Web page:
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Propagating Uncertainty in Inputs to Uncertainty in Outputs (Excel Computer Exercise)

Introduction The following model can be used to estimate risk of infection from ingesting cryptosporidium oocysts:

Risk = 1-exp(-dose x k)

Dose is modeled as:

dose= concentration x ingestion

Suppose ingestion is considered a known 0.13 L/swim. Uncertainty in the dose response parameter k and the concentration are to be modeled using probabilistic techniques, specifically Monte Carlo techniques. A literature survey is undertaken to develop a range of reasonable values for each input. The dose response parameter k is estimated to be 0.0572[1] with an uncertainty factor of 2; it is 95% likely that the true value is less than 2*0.0572 and greater than 0.0572/2. Concentration is estimated to be 10 oocysts/liter with an uncertainty factor of 1.5; it is 95% likely that the true value is less than 1.5*10 and greater than 10/1.5. The assumption of multiplicative uncertainty is common and is conveniently represented by a lognormal distribution.

1. Take the natural log of the most likely value of k. This is the mean of the lognormal uncertainty distribution.
2. Take the natural log of the upper bound of k. This is the 97.5 percentile value of the lognormal uncertainty distribution for k.
3. Calculate the log standard deviation as (log97.5percentile-logmean)/1.96
4.You now have the two parameters you need to describe a lognormal distribution for k, the logmean and logstandard deviation. Repeat this process to find the logmean and logstandard deviation for concentration.
5. Label four separate columns in an Excel sheet as "ln Mean Concentration", "Mean Concentration", "ln k", and "k". Then make sure the data analysis add-in is installed by going to “Tools” selecting “Add-ins” and checking the “Analysis Toolpak”. Then select “Data Analysis” from the “Tools” menu and pick “Random Number Generation”. (For Office 2007 go to the Office button, select “add ins”, “manage Excel add ins”, and check “Analysis Toolpak”. Then selected “Data Analysis” from the “Data” tab and pick “Random Number Generation”.)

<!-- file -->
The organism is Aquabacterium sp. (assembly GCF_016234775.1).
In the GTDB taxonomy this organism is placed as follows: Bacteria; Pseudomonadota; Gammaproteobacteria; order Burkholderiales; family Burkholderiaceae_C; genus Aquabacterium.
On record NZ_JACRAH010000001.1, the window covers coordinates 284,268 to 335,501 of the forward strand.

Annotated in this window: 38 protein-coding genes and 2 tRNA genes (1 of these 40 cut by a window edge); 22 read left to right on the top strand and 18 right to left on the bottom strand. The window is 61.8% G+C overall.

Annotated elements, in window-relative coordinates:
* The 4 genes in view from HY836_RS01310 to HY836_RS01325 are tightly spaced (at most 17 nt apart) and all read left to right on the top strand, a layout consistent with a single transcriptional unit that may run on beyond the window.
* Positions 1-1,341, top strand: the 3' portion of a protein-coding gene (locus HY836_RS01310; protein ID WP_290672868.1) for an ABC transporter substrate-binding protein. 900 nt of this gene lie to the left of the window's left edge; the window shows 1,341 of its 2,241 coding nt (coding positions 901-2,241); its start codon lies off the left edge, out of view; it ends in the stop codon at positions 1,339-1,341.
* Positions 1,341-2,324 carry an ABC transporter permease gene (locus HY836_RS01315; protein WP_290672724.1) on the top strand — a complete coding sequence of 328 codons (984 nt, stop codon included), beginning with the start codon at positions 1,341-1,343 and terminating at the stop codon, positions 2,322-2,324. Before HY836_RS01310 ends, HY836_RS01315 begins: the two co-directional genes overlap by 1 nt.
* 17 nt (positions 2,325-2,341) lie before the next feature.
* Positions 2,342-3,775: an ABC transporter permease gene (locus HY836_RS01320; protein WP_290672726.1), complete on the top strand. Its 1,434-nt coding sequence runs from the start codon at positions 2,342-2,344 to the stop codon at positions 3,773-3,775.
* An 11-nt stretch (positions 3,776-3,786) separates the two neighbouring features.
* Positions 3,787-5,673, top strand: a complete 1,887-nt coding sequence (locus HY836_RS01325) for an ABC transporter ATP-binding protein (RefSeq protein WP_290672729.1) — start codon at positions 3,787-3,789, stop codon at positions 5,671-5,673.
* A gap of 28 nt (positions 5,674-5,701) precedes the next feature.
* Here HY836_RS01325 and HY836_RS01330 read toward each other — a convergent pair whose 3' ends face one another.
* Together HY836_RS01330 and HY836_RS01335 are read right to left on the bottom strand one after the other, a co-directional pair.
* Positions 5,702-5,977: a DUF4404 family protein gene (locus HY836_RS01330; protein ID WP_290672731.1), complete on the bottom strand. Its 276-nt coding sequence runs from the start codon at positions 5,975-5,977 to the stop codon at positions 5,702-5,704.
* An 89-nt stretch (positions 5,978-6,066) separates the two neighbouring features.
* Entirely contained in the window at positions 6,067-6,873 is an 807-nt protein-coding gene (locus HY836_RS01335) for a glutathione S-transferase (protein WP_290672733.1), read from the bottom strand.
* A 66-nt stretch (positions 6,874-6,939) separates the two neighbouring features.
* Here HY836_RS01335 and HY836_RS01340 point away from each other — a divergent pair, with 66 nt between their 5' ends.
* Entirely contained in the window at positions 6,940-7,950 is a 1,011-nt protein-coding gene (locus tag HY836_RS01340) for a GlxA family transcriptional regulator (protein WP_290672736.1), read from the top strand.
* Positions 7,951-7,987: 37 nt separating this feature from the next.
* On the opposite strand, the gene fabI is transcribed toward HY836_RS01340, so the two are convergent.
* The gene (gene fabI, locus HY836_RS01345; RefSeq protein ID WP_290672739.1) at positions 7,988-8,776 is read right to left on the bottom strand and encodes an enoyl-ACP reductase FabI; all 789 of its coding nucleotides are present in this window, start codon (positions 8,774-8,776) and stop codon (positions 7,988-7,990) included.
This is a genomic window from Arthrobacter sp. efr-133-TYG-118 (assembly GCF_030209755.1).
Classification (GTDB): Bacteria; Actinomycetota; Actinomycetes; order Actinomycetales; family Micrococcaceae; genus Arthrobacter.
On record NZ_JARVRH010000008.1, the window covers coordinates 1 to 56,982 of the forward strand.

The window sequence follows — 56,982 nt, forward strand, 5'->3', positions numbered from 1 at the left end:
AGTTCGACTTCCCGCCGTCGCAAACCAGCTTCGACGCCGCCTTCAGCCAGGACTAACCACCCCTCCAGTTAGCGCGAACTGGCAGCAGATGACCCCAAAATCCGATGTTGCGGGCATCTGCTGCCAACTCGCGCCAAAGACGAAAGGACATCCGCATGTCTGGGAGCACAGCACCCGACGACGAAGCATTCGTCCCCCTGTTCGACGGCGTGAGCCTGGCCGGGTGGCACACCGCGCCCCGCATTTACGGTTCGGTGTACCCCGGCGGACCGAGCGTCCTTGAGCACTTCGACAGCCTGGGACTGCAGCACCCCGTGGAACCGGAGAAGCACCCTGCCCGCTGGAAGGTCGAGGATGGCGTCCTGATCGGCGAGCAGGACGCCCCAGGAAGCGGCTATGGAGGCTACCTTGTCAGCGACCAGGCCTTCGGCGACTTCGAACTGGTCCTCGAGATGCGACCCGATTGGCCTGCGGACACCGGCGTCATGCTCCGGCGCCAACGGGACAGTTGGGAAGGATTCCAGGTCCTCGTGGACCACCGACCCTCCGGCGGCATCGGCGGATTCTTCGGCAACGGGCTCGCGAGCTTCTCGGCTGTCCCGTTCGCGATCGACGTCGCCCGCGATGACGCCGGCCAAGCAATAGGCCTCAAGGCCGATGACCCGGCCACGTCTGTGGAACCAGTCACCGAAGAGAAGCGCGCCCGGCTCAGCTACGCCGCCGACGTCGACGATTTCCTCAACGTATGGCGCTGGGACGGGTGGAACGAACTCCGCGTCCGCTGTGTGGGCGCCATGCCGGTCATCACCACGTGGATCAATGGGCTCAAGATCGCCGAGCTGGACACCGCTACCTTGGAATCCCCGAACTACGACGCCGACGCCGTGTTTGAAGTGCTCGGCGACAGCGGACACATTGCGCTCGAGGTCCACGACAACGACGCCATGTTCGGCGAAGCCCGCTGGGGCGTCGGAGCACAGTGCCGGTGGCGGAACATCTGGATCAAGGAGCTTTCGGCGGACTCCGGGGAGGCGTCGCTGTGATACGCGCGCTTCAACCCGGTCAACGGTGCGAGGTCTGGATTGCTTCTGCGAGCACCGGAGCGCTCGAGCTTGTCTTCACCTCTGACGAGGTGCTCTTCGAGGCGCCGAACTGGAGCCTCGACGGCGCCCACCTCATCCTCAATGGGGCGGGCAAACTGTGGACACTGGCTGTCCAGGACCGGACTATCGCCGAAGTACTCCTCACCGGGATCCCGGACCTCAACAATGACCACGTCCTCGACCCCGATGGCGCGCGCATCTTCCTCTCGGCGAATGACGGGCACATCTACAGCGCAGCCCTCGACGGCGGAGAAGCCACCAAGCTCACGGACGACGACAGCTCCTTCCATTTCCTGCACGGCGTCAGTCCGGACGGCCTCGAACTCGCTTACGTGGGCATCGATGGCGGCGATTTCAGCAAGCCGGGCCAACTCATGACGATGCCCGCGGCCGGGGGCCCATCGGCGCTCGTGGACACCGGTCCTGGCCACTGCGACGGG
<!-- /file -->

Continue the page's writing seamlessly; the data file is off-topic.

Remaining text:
6.This will bring up a dialogue box and you can enter the appropriate distribution type (normal) and parameter values (determined above).
7.By definition the log of the values generated from a lognormal distribution are normally distributed. Therefore, if values simulated from a normal distribution are exponentiated, the transformed values will be lognormally distributed. Rather than directly generating lognormally distributed values, it is usually best to generate normal values and exponentiate them. Thus you should simulate normal values from a distribution with mean equal the logmean you determined above and standard deviation equal to the log standard deviation determined above. Simulate at least 1000 values for each input. Align the inputs in the same rows in adjacent columns. Set the output range to put values for the log concentration in the column labeled "ln Mean Concentration" and put values for natural log of k in the column labeled "ln k".

8. Exponentiate the values you simulated to obtain the quantities of interest (e.g., exponentiate the contents of column labeled "ln Mean concentration" and put it in the column labeled "Mean concentration". Then label a column "Risk" and put in this column the formula to compute the infection risk from the exponential dose response model using the k value and concentration values from the appropriate columns.

Complete the following:

A. Determine the mean, median, 5th percentile, 95th percentile, and standard deviation of the infection risk from the Monte Carlo simulation.

B. Plot the sampled values for each input to the Monte Carlo analysis (on the x-axis) vs. risk (on the y-axis) and a comparison of the correlation coefficients. You will produce 2 plots: risk vs. k and risk vs. concentration. Which input contributes the most uncertainty to the output?


Solutions

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References

  1. Cryptosporidium parvum and Cryptosporidium hominis: Dose Response Models

↑ Cryptosporidium parvum and Cryptosporidium hominis: Dose Response Models